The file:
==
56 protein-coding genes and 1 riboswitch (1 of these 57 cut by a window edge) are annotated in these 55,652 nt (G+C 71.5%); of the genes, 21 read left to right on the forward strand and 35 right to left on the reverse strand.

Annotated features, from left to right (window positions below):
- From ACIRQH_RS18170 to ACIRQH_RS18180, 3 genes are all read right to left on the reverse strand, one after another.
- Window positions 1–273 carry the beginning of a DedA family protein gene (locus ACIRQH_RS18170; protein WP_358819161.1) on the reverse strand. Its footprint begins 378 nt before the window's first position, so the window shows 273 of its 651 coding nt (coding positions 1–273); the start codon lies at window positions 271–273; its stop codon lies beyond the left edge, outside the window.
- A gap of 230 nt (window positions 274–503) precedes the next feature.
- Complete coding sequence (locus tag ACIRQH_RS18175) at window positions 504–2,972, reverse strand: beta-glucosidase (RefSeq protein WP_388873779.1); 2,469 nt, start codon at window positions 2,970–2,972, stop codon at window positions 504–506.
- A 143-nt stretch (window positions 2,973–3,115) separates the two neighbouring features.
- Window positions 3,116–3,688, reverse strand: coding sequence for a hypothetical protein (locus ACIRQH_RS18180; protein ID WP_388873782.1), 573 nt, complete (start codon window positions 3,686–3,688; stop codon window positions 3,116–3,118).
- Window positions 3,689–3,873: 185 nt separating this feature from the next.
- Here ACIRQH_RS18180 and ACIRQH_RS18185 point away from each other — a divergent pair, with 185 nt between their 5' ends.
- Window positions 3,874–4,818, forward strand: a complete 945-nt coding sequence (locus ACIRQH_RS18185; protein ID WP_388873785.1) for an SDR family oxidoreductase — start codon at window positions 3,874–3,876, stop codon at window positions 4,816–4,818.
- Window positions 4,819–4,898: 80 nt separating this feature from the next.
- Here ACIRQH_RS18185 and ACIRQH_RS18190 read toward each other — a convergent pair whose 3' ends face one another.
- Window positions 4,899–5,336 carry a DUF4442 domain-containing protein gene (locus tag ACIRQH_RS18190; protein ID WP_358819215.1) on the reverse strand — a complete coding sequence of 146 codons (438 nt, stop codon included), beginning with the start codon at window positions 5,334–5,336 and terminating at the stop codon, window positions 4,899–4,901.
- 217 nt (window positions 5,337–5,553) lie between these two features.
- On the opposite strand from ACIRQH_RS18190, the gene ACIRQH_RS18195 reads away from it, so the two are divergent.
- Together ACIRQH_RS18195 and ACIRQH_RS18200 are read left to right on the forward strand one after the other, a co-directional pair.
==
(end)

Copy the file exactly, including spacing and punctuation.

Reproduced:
56 protein-coding genes and 1 riboswitch (1 of these 57 cut by a window edge) are annotated in these 55,652 nt (G+C 71.5%); of the genes, 21 read left to right on the forward strand and 35 right to left on the reverse strand.

Annotated features, from left to right (window positions below):
- From ACIRQH_RS18170 to ACIRQH_RS18180, 3 genes are all read right to left on the reverse strand, one after another.
- Window positions 1–273 carry the beginning of a DedA family protein gene (locus ACIRQH_RS18170; protein WP_358819161.1) on the reverse strand. Its footprint begins 378 nt before the window's first position, so the window shows 273 of its 651 coding nt (coding positions 1–273); the start codon lies at window positions 271–273; its stop codon lies beyond the left edge, outside the window.
- A gap of 230 nt (window positions 274–503) precedes the next feature.
- Complete coding sequence (locus tag ACIRQH_RS18175) at window positions 504–2,972, reverse strand: beta-glucosidase (RefSeq protein WP_388873779.1); 2,469 nt, start codon at window positions 2,970–2,972, stop codon at window positions 504–506.
- A 143-nt stretch (window positions 2,973–3,115) separates the two neighbouring features.
- Window positions 3,116–3,688, reverse strand: coding sequence for a hypothetical protein (locus ACIRQH_RS18180; protein ID WP_388873782.1), 573 nt, complete (start codon window positions 3,686–3,688; stop codon window positions 3,116–3,118).
- Window positions 3,689–3,873: 185 nt separating this feature from the next.
- Here ACIRQH_RS18180 and ACIRQH_RS18185 point away from each other — a divergent pair, with 185 nt between their 5' ends.
- Window positions 3,874–4,818, forward strand: a complete 945-nt coding sequence (locus ACIRQH_RS18185; protein ID WP_388873785.1) for an SDR family oxidoreductase — start codon at window positions 3,874–3,876, stop codon at window positions 4,816–4,818.
- Window positions 4,819–4,898: 80 nt separating this feature from the next.
- Here ACIRQH_RS18185 and ACIRQH_RS18190 read toward each other — a convergent pair whose 3' ends face one another.
- Window positions 4,899–5,336 carry a DUF4442 domain-containing protein gene (locus tag ACIRQH_RS18190; protein ID WP_358819215.1) on the reverse strand — a complete coding sequence of 146 codons (438 nt, stop codon included), beginning with the start codon at window positions 5,334–5,336 and terminating at the stop codon, window positions 4,899–4,901.
- 217 nt (window positions 5,337–5,553) lie between these two features.
- On the opposite strand from ACIRQH_RS18190, the gene ACIRQH_RS18195 reads away from it, so the two are divergent.
- Together ACIRQH_RS18195 and ACIRQH_RS18200 are read left to right on the forward strand one after the other, a co-directional pair.